The Awakening

awakeningEvil lurking in a church.  A may queen for sacrifice.  According to Eric Pringle, this was entirely coincidental and he had never actually seen The Daemons.  This makes sense, as the ideas flow together naturally and were hardly original to The Daemons.  Subverting the purity and safety of a church and combining that with pagan traditions is familiar horror territory, and this is clearly an example of Doctor Who doing horror, something we haven’t seen for a while.  I will leave the Lovecraft connections to Mike, but suffice to say “Malus” is Latin for “evil”, and you don’t need to know Latin to recognise the intent, as the word is the source of plenty of English words such as “malevolent” and endless words with the prefix “mal” meaning “bad”.  Right now I have some malodorous cheese in the fridge.

So we are overtly right back in the Doctor vs evil territory.  This is not a race of aliens with any kind of redeeming quality, nor a realistic attempt to build an alien mythology, beyond Creature who Feeds on Negativity.  And that’s simply a well-worn sci-fi way of saying “demon”.  Look how it infests the TARDIS.  Within the normal rules of Doctor Who the TARDIS is generally inviolable.  To break into it takes a power that is not interested in existing within the scientific, or the realms of the possible.  The Malus is a fundamentally non-scientific force.

Pringle’s original attempt at The Awakening was a four-parter, which script writer Eric Saward thought was slow, so he asked him to have another go at it, as a two-parter.  If only every Doctor Who story could have had this treatment, but the money would never have stretched that far.  It just gets on with telling a great story, without many of the padding techniques Doctor Who stories so often employ.  You get the monster reveal at the end of the first episode, and then we are straight into the question of how to fight the Big Bad.   This is what is so great about the two-parter.  On a basic level, they drop parts two and three of a four-part story.  The running time is the same as a 21st Century episode of Doctor Who, and the pacing is not a million miles away.  In the end, this was achieved with extensive rewrites by Saward.  Pringle was not pleased and felt it was rushed, which couldn’t be further from the truth.  Saward may have made his fair share of mistakes during his time working on Doctor Who, but he got things exactly right here, and was years ahead of his time in terms of fitting Doctor Who into a shorter format.

Of the handful of two-parters sprinkled through Doctor Who’s classic series history only one was not successful.  It is hard to get them wrong, really, as the format is such a gift.  Unfortunately the one big failure was the most recent one: The King’s Demons.  So what The Awakening does is quite complex and incredibly clever.  It takes the same thematic starting point as The King’s Demons: Doctor Who crashes into children’s school book history.  Like The King’s Demons this is specifically primary school book history (secondary school history in Britain rarely strays from the last couple of centuries, and is all about wars, either hot or cold) so is presenting history as understandable to the youngest viewers.  The Awakening does this openly, by showing history as interpreted by a reenactment group.  This is history as a game, or an inspiration.  But whereas The King’s Demons never strays from the path of its simplistic faux history, The Awakening has real history crash through into it.  So we get a four-way melee:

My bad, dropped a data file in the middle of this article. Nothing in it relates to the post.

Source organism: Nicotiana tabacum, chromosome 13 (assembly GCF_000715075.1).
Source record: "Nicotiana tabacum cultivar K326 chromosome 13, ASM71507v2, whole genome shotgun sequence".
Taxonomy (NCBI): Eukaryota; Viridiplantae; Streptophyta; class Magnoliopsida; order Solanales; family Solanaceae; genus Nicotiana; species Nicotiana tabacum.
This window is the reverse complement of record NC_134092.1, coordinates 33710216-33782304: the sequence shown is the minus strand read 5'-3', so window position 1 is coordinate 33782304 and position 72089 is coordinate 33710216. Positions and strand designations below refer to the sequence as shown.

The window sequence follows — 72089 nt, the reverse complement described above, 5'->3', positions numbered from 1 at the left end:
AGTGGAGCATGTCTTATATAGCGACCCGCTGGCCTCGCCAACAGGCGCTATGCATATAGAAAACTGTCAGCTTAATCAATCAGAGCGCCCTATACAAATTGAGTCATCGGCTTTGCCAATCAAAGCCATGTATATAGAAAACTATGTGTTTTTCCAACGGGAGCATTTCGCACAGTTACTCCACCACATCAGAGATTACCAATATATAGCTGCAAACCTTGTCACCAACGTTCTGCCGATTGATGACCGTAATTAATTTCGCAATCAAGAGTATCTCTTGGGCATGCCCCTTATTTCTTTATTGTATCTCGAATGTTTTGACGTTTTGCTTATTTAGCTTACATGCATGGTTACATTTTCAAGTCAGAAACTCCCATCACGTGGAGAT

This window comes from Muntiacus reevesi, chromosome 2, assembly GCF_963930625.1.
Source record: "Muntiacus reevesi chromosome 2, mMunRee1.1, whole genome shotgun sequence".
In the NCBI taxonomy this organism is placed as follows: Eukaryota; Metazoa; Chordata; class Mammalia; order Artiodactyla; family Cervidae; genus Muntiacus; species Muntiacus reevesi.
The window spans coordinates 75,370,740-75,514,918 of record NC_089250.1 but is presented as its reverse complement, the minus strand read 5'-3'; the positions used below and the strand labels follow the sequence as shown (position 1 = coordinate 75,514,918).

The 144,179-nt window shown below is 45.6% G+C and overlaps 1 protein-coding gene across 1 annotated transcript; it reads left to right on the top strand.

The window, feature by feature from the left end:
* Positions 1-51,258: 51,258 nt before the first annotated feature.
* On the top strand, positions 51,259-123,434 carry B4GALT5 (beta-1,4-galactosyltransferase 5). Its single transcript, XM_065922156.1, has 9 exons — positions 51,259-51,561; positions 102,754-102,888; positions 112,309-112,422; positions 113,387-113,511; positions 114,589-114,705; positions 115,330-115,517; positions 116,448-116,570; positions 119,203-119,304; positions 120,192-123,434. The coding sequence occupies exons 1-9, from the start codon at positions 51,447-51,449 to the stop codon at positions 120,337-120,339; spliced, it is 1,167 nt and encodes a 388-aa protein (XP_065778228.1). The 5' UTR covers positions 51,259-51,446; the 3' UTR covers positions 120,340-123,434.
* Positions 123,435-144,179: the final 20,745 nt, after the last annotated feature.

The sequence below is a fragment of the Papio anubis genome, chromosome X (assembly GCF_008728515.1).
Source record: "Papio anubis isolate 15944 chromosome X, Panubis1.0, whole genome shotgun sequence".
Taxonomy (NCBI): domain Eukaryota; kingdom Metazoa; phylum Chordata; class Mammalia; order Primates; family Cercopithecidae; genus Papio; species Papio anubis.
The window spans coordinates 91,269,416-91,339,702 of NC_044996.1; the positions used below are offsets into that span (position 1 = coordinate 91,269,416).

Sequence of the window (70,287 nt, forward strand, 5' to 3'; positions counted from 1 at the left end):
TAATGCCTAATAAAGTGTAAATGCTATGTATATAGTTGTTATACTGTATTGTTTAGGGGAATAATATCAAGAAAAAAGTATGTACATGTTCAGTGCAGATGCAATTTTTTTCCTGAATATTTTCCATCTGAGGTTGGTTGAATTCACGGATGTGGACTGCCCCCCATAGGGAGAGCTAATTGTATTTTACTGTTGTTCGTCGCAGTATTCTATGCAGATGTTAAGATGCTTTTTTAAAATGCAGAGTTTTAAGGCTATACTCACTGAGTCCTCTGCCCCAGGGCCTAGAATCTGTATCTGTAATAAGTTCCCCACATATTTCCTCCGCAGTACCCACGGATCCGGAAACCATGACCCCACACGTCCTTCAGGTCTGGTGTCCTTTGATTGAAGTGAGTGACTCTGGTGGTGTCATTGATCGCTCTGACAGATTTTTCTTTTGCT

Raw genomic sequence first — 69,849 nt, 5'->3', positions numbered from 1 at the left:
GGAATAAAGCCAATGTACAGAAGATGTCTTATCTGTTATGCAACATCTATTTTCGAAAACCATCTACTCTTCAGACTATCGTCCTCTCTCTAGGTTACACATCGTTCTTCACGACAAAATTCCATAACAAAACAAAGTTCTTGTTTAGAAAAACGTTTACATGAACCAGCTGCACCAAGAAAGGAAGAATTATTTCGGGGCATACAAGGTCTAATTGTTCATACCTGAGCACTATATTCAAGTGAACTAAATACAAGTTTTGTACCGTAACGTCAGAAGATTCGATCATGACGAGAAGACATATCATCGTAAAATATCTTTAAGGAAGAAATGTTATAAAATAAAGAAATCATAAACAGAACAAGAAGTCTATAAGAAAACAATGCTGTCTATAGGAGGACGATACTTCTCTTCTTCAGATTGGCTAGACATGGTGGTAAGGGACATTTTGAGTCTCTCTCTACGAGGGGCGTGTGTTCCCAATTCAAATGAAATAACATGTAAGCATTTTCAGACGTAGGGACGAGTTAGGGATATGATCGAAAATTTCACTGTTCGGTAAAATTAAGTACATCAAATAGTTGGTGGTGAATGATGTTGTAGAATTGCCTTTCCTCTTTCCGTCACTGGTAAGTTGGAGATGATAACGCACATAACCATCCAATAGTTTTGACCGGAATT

1. Children’s Primary School Book History, being gatecrashed by…
  2. Real History, being gatecrashed by…
  3. A Horror Movie, being gatecrashed by…
  4. Doctor Who.

To do this within the confines of a two-parter is magnificently ambitious.  Inherent in all that, of course, is the clash between history and myth, science and magic, sci-fi and fantasy.  Doctor Who is at its very best when it merges all these things together, and stubbornly refuses to fit into one box or another.  History is mythologized, real history breaks back through.  Fabulous.   RP

The view from across the pond:

Growing up in Staten Island, pronounced “Stat Nyland” by the locals (whatever a Nyland is), we used to go to a place known as Historic Richmond Town.  It is a window into history that gives us a look at life in the 1600s.  I often ate at a little place called M. Bennett’s; it was a small, candlelit restaurant that didn’t have electricity.  It was very nice, but I never asked who M. Bennett actually was.  Rumor is there’s a guy there named M. Koquillion who runs the place so I’ll leave well enough alone.  (Sorry, Vicki!  Too soon?)  But when I think of recreations, this was our go-to place!  Supposedly, ghosts can be seen in a few of the local “haunts” including a former mansion called The Parsonage.  And the cemetery dates back far enough that there could easily be something otherworldly buried there.  I have not gone in search of that creature, but if a little monster were spotted crawling up a wall, I would not be surprised!

Which brings us to The Awakening.  What was great about this story was the Malus itself.  Although it ends up being a computerized probe or something nonsensical like that, the initial idea of it was frightening and well executed.  (In hindsight, this was so appropriate for the 80’s, like the Discobot from The Visitation; an ironic link considering Tinclavic is mentioned in both stories too – must be something found in the paint used in the 80s!).  I always like when the monster can’t be spoken to or reasoned with because it adds a primal element that is really scary.  And when the Malus spews forth its innards, it is such a repulsive scene, vaguely reminiscent of The Exorcist in its grotesqueness.  Finding that this creature is residing in or around a church just exacerbates the horror of it.  The smoke coming out of the wall is just icing on the fear-factor cake.  (But maybe as a homeowner it strikes more terror into me because I just see one heck of a repair bill…)